Why Allan Hawkins is glad he avoided retail debentures & property finance
Allan Hawkins, a 1980s high flyer who crashed to earth with a spell in jail in the 1990s, says he’s relieved his company Cynotech Holdings never quite tapped the retail deposit market and has largely avoided property finance.
Cynotech Holdings recently posted a NZ$2.7 million loss for the 15 months to March after writing down the carrying value of its assets by NZ$6.4 million. The group produced a profit of NZ$2.3 million in the 2008 calendar year.
Hawkins told interest.co.nz the writedowns stemmed from the directors taking a realistic view of what they thought the current value of Cynotech’s investments was, especially the loans the group was collecting on the old National Finance 2000 and Western Bay ledgers. Cynotech, whose interests also include small finance company Budget Loans, paid NZ$1.5 million for loan receivables with a face value of NZ$30 million from Western Bay Finance in April 2008. It bought the loan book of another collapsed finance company, National Finance 2000, in 2006.
Receivables impairment comprised NZ$946,000 of Cynotech’s total NZ$6.4 million of writedowns with impairment of fair value loans coming in at NZ$2.6 million. Hawkins said the writedowns didn’t necessarily mean some of that funding wouldn’t be collected in the future because Cynotech expected it would be.
“But if a client has got no address or something like that we just don’t bring in a value in our books until we get the thing paying.”
After heading up Equiticorp in the 1980s, Hawkins was jailed in 1992 for four years after being found guilty of fraud involving the so-called H-fee scheme which funneled more than NZ$300 million through transactions designed to obscure their source.
Hawkins also said he was relieved the sharemarket listed Cynotech had never raised money from the public via a prospectus. Finance companies reliant on debenture funding are facing tough times thanks to the spate of finance company collapses and heightened competition from the major banks seeking to boost their retail deposit funding to satisfy new Reserve Bank rules.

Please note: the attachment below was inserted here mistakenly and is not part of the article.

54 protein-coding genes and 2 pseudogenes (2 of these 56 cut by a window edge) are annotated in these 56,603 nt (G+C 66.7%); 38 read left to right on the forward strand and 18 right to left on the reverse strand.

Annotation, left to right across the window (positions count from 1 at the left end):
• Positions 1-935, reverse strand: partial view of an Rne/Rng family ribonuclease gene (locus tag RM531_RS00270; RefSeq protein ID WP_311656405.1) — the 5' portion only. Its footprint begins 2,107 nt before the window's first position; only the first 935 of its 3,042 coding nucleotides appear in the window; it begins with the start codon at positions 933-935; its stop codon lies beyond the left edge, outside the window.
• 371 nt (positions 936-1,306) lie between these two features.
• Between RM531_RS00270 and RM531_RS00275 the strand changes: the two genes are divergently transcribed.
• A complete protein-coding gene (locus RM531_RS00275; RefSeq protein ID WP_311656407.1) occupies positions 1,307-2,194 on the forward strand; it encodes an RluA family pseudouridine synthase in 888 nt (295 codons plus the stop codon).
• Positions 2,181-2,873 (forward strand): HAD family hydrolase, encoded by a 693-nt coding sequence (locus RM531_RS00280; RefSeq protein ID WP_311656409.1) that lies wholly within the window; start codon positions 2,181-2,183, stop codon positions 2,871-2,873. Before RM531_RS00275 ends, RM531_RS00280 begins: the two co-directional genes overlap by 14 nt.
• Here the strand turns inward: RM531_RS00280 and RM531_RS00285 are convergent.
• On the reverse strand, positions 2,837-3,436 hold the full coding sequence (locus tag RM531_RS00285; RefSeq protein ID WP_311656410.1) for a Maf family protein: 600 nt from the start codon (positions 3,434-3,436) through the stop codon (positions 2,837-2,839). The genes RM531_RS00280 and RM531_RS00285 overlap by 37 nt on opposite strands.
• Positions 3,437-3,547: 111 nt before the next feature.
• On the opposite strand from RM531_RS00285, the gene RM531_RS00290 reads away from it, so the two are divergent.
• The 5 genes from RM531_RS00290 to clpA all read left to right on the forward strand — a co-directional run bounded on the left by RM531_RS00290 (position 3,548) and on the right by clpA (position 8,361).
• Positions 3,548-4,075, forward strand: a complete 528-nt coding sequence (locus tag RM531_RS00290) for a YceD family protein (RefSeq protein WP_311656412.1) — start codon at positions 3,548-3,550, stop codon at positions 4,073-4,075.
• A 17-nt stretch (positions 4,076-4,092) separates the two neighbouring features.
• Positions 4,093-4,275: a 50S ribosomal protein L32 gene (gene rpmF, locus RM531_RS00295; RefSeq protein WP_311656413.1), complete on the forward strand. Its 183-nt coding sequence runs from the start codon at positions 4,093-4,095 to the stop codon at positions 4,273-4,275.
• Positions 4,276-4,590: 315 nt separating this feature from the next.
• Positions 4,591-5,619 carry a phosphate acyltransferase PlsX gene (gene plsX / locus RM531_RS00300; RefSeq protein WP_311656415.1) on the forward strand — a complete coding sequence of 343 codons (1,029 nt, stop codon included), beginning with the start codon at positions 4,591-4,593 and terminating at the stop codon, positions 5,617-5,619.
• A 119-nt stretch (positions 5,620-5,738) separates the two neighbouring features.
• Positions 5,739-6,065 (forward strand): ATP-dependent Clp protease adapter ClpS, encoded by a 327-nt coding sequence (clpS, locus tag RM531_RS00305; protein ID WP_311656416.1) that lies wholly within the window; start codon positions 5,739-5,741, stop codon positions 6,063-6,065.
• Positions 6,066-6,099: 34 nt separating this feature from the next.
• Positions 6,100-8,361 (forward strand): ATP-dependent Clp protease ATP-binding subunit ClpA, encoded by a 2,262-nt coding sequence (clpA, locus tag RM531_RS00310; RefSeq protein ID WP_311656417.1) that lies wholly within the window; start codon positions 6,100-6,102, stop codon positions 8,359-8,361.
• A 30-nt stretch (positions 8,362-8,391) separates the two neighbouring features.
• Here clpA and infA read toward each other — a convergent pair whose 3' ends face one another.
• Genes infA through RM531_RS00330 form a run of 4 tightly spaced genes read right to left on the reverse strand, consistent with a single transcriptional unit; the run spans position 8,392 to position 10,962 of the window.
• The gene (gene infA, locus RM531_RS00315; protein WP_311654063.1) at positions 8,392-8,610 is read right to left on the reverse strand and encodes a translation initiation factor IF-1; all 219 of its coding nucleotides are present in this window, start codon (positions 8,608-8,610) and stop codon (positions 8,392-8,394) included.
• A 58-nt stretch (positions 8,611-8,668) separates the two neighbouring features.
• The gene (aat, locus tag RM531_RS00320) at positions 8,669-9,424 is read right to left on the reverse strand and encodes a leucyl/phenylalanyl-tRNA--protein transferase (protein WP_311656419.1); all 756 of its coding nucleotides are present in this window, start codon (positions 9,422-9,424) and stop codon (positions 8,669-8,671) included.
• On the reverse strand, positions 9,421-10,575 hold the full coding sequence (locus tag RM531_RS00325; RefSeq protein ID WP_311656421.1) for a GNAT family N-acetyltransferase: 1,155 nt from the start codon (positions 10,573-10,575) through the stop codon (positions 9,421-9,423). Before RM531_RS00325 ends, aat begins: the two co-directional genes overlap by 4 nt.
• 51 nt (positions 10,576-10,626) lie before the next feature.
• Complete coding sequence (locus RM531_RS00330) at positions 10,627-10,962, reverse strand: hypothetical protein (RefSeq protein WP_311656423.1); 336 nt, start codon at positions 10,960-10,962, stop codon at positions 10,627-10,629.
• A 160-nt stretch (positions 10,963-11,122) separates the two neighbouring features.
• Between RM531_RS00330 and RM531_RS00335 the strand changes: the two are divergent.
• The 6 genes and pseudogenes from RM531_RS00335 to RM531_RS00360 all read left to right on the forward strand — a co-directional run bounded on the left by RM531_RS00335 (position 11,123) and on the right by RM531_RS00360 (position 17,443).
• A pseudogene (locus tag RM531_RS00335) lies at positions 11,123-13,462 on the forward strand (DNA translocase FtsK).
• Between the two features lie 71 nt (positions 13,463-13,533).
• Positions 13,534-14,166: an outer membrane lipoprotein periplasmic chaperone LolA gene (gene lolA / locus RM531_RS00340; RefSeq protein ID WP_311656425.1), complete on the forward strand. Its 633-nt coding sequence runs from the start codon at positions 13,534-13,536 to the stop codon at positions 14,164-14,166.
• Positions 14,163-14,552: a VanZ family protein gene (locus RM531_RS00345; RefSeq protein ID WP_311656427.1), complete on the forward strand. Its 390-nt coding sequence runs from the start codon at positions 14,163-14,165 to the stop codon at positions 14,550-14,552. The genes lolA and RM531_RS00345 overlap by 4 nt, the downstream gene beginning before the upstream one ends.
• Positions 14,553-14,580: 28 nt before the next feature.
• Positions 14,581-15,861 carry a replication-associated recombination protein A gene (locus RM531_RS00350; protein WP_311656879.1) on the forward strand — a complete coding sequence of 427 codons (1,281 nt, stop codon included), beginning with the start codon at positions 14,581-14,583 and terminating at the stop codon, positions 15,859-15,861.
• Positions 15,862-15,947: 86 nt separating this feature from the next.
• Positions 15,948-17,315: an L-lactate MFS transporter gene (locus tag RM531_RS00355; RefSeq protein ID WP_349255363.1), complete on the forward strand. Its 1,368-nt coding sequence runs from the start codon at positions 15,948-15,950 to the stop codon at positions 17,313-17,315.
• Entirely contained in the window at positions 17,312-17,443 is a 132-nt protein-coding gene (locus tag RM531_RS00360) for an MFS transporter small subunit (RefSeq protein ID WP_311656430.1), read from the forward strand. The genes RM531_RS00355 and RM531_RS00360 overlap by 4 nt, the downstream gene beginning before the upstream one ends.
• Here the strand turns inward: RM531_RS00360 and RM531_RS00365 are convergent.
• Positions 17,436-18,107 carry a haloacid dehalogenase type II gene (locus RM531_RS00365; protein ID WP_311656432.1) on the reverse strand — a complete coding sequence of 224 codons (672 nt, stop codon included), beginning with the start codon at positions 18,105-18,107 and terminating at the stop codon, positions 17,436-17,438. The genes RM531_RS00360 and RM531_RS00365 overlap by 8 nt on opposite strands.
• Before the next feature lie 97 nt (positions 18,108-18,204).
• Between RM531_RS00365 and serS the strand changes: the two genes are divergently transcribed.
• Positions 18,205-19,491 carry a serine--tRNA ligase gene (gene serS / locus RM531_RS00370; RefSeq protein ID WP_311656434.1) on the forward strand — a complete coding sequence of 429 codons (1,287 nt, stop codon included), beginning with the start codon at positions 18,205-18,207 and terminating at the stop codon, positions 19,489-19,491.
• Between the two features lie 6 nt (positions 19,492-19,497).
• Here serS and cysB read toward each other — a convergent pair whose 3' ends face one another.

Cynotech had looked at issuing a prospectus to raise debenture funding two or three years ago Hawkins said, but ultimately pulled it before it was issued.
“One of our lucky things is we didn’t ever get ever get a prospectus out there,” Hawkins said. “We did look at it at one stage going quite a long way back and we said 'this is just going to get nowhere'.”
Cynotech was currently in a phase of repaying borrowings, including to banks, with NZ$1.4 million repaid in the 15 months to March. Cynotech still had bank debt of “something under a million” dollars left and was looking to repay that. Hawkins declined to say who the company’s banks were, although the group’s interim report names ASB and ANZ.
Meanwhile, he predicted tough times for the property development finance sector would continue with it “going nowhere” for three to five years.
“Some of the developments have become unsalable and it’s no use trying to access a value of a development when there’s no buyers anyway. Fortunately for is, I don’t know whether it’s good luck, we’ve stayed away from that.”
After lifting his stake in Cynotech to 78% from about 24% through a takeover offer from his private company Cynotech Securities earlier this year, Hawkins said he wasn’t looking to increase this or delist the company at this stage.
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